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Recalling the other Nixon

The 25th anniversary of President Richard M. Nixon's resignation on Aug. 9 started me thinking all over again about someone I now regard as a tragic figure. Maybe I needed 25 years to get over being listed as an "enemy" and subjected to an FBI investigation. But, as the Watergate memory fades, there comes into focus the other Nixon, who could have been a presidential great were it not for the tricky side, the paranoid side.

As Nixon started his presidency, cartoonist Herblock, who habitually drew him with a deep 5-o'clock-shadow, gave him a clean shave. In his inaugural address, Nixon called on Americans to "lower our voices," and elsewhere he recalled a campaign poster that said, "Bring Us Together."

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And he did try. Nixon is best remembered for his foreign policy achievements - the China break-through, the dtente with the Soviet Union, the arms control treaty. But he also left his mark on domestic policy.

He pledged to end hunger in America, and did extend food-stamp programs to almost every county in America. Aided by adviser Daniel Patrick Moynihan, he proposed a bold welfare reform that would have pioneered the idea of a guaranteed minimum income. It was defeated in Congress by an unholy alliance of liberals and conservatives.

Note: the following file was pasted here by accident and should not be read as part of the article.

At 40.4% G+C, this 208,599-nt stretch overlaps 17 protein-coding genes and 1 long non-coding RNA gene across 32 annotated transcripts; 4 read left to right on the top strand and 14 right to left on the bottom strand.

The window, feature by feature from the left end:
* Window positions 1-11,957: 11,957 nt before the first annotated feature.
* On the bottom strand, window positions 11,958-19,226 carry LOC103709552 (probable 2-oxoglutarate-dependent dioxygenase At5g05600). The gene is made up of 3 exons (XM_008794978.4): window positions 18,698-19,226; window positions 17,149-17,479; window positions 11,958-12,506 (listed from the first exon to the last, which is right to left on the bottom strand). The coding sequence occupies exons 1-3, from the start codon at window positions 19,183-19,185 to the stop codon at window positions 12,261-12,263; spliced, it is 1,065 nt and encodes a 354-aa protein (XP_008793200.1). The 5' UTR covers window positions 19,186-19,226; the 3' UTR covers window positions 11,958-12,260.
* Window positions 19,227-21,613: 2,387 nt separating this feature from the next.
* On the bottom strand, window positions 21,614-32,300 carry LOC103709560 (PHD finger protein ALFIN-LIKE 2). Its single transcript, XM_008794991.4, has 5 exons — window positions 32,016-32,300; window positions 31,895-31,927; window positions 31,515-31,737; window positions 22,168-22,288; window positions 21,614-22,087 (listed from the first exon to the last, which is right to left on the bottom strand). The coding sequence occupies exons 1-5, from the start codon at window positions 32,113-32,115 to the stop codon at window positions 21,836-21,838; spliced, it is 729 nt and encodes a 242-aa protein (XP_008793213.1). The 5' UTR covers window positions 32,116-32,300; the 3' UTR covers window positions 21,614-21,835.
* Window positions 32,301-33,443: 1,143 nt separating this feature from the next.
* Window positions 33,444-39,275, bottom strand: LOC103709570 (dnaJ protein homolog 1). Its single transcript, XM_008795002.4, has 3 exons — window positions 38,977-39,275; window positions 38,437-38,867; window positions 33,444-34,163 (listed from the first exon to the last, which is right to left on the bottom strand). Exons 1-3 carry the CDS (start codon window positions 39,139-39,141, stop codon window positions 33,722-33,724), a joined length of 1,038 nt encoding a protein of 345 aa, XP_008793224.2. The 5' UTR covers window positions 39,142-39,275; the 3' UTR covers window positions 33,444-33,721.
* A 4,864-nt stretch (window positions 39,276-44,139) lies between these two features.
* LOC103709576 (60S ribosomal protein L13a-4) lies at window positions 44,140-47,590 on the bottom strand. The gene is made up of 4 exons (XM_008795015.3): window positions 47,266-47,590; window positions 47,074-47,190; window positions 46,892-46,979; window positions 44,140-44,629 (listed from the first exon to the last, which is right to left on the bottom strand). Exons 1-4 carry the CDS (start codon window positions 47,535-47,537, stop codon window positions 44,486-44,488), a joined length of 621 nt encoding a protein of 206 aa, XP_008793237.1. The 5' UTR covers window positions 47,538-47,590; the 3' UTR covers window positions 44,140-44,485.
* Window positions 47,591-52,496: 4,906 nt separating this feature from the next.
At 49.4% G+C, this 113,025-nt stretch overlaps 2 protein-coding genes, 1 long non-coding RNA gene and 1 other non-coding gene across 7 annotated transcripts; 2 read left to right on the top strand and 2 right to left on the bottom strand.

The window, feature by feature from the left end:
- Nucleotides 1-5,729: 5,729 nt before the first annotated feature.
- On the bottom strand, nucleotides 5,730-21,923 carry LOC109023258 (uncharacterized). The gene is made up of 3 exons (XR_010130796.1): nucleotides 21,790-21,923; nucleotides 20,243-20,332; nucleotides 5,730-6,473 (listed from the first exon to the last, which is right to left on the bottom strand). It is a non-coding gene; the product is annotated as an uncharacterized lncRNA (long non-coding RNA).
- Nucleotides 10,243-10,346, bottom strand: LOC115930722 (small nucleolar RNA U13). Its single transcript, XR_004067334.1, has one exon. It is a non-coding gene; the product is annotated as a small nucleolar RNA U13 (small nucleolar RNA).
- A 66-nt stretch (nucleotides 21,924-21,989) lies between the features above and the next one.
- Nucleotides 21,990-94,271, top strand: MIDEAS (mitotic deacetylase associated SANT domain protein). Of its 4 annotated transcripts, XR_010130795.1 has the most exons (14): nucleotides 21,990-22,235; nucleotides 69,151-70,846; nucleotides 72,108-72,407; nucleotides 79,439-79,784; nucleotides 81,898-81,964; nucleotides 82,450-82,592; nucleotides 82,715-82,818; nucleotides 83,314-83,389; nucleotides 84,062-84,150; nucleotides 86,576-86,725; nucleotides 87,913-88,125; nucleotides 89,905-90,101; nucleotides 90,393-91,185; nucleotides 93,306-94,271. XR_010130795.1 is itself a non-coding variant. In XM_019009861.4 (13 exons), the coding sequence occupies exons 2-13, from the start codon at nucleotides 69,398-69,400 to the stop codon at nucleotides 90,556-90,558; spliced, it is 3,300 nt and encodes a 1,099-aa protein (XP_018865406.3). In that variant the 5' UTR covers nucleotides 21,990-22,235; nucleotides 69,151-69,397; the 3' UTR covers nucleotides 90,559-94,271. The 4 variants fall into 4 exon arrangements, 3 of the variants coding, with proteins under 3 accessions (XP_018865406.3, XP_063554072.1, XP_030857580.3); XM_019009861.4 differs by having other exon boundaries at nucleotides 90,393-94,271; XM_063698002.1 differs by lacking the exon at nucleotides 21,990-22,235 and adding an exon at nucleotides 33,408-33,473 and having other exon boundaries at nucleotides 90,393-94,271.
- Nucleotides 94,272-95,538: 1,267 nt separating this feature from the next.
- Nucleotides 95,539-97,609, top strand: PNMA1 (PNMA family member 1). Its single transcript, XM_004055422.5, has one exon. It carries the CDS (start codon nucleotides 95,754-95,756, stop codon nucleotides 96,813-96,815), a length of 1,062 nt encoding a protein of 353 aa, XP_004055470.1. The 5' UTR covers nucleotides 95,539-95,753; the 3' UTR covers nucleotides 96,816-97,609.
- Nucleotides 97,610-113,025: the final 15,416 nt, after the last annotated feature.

Responding to Earth Day, he established the Environmental Protection Agency and named as its vigorous first administrator William Ruckelshaus, who, later, as deputy attorney general, would be fired for refusing to fire the Watergate special prosecutor.

With Labor Secretary George Shultz, Nixon pushed a plan for school desegregation in the South, although he opposed mandatory busing. He sponsored an affirmative action program called "the Philadelphia plan," requiring government construction contractors to hire a specified number of minority workers.

And, as astonishing as anything he did as president, Nixon reached into the bag of liberal big government ideas to freeze wages and prices as an anti-inflation measure.

Elliot Richardson, who resigned as attorney general in a conflict over the surrender of the White House tapes, looked back in a speech in 1987 and said, "Richard Nixon had it within his grasp to be our greatest post-World War II president."

It fell from his grasp by his own actions, but I thought it might be worth remembering the other Nixon.

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(c) Copyright 1999. The Christian Science Publishing Society

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